Computer Security Division
              National Computer Systems Laboratory
         National Institute of Standards and Technology
                  Gaithersburg, Maryland 20899


The NIST Secure Data Network System (SDNS) project implements
computer to computer communications security for distributed applications. 
The internationally accepted Open Systems Interconnection (OSI) computer
networking architecture provides the framework for SDNS, which is a project
of the National Security Agency (NSA).  SDNS utilizes the layering principles
of OSI to implement secure data transfers between computer nodes of local
area and wide area networks.  SDNS implements SP4, a security protocol at
the OSI Transport layer (layer 4) that provides end-to-end reliable
transparent data communications with confidentiality and integrity security
services.  Laboratory prototypes of SP4 formed the basis of proposed
voluntary national standards and will form the basis for future security
enhancements for the Government Open Systems Interconnection Profile


Computer security, conformance testing, local area networks (LAN), network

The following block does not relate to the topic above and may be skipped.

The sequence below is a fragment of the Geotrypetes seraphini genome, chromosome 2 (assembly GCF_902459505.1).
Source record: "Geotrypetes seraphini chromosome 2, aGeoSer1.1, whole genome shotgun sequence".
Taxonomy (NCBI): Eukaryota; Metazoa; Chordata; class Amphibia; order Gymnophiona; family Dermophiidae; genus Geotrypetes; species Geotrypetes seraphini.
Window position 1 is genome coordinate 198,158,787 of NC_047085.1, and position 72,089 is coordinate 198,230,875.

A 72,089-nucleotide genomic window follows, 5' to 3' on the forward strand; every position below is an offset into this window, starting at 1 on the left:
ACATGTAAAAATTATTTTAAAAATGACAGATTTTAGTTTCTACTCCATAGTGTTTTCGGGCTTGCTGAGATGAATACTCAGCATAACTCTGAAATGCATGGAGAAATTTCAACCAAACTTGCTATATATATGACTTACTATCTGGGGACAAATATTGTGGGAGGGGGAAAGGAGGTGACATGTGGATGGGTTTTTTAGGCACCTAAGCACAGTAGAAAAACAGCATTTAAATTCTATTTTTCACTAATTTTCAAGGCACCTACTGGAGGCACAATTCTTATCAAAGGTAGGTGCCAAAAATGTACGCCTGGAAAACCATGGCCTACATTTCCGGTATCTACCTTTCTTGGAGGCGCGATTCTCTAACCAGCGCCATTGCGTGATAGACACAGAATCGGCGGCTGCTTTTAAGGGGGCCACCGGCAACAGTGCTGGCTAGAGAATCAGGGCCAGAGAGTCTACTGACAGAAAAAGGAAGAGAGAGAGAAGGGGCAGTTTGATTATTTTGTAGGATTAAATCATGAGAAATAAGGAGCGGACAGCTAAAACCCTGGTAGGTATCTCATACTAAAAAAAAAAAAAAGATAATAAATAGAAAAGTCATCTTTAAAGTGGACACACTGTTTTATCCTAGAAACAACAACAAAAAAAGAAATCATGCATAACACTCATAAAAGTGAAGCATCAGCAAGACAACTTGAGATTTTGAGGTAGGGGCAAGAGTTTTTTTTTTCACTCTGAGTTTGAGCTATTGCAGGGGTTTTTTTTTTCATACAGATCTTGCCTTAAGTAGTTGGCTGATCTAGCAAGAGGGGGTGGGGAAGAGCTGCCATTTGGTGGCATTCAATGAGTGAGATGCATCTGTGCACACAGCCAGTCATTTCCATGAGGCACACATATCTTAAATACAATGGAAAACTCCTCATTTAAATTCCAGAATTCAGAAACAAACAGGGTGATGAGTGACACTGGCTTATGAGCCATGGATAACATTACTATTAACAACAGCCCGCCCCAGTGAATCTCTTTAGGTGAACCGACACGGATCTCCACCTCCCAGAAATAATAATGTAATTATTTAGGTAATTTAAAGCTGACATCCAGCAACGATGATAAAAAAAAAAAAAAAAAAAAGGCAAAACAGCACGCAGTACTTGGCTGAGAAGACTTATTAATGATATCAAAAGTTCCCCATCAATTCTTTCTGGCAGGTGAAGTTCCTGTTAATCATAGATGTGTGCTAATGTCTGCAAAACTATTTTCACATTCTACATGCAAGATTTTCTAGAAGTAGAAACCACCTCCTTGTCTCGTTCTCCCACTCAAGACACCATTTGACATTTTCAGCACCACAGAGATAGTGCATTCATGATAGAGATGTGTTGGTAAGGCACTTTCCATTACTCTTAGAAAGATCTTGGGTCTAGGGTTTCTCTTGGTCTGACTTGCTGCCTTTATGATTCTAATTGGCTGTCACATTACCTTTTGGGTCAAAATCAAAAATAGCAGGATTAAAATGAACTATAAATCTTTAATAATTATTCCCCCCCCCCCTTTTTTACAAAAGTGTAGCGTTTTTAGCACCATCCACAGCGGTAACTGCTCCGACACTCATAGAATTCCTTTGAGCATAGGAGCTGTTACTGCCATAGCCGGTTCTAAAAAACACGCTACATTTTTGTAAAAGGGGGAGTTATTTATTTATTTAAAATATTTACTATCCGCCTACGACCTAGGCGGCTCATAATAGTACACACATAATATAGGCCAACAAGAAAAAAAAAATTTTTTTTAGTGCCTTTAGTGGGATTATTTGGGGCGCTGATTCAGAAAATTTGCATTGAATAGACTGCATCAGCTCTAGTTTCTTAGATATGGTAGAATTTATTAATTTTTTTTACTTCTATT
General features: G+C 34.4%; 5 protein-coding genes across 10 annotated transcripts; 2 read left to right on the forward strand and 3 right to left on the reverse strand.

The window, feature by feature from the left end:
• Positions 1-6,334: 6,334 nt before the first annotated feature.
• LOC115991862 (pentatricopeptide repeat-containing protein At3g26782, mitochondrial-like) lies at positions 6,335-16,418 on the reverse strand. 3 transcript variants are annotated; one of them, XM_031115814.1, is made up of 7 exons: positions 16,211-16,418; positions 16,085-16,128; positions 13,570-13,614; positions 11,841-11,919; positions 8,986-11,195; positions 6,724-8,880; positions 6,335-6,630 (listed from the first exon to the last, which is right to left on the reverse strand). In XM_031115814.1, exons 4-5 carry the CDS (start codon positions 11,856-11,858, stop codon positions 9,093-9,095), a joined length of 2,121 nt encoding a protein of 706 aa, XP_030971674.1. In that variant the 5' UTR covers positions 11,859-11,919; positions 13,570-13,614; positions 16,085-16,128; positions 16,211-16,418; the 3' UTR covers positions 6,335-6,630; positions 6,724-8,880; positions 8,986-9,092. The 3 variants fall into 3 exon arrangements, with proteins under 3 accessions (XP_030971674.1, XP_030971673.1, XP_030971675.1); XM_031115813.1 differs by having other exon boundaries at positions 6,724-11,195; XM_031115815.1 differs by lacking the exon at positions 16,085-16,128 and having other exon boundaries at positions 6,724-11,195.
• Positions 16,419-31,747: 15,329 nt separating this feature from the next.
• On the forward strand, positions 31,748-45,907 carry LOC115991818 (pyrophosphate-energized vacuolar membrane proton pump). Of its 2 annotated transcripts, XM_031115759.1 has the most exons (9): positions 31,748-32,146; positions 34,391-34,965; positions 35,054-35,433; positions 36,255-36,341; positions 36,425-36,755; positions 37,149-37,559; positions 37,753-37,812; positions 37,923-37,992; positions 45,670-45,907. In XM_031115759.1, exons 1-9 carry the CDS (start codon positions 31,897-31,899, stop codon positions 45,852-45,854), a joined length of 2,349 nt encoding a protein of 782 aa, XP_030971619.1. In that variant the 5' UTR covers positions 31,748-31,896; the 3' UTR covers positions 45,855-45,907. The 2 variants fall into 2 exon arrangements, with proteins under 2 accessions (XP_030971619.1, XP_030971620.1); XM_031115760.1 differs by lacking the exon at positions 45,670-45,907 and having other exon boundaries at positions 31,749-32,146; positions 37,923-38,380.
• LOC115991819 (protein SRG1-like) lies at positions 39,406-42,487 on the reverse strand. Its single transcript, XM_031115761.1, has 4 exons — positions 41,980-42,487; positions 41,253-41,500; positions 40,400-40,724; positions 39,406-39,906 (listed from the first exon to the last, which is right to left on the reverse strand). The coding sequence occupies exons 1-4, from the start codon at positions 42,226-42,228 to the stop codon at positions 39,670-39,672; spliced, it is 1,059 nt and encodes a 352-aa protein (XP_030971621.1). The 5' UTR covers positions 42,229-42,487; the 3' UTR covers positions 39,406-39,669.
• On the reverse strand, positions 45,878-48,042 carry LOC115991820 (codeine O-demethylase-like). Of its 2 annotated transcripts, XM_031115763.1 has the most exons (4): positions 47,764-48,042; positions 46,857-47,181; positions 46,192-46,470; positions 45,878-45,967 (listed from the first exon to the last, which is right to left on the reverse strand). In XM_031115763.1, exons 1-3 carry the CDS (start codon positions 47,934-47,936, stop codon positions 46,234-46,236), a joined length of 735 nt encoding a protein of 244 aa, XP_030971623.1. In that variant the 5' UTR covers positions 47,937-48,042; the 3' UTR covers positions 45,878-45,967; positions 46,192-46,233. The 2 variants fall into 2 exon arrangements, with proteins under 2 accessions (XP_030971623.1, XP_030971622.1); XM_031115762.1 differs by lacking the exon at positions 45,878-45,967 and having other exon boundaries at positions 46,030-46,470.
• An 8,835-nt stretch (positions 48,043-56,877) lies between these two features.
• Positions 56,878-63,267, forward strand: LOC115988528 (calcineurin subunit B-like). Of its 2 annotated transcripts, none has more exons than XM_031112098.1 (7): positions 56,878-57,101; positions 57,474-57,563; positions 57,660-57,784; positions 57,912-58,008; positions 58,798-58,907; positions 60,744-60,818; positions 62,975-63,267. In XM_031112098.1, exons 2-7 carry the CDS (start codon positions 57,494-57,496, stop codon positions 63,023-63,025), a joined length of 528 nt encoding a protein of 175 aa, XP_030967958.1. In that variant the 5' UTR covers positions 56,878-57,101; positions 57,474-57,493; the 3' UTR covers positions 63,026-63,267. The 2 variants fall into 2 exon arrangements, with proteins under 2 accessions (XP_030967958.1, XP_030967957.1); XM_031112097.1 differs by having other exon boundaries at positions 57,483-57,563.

security, protocol security, SDNS, transport protocols

The mention of certain vendor products in this report in no way implies
endorsement or recommendation of any kind..


        The Computer Security Act of 1987 (P.L. 100-235), focuses
        attention on the need to protect sensitive government
        information.  The National Institute of Standards and
        Technology (NIST) is assigned the responsibility for
        developing standards and guidelines to improve the
        Federal Government's management and use of computer
        and related telecommunications systems.  Included in this
        effort is developing cost-effective security mechanisms for
        providing privacy and security of sensitive information in
        Federal computer systems.

        In addition to its responsibilities for the development of
        standards and guidelines, NIST's National Computer
        Systems Laboratory (NCSL) provides technical assistance
        to federal agencies and conducts a program of research. 
        This program supports both standards development and
        technical assistance, and includes the development of test
        methods, the conduct of laboratory based activities, and
        collaborative research with other organizations.

        In all areas of standards development, NIST has adopted
        the approach of working closely within the voluntary
        standards community to encourage National and
        international standards that meet the requirements of the
        U.S. Federal Government.  The networking standards
        community bases its work on the International Standard
        Organization's (ISO) Basic Reference Model for Open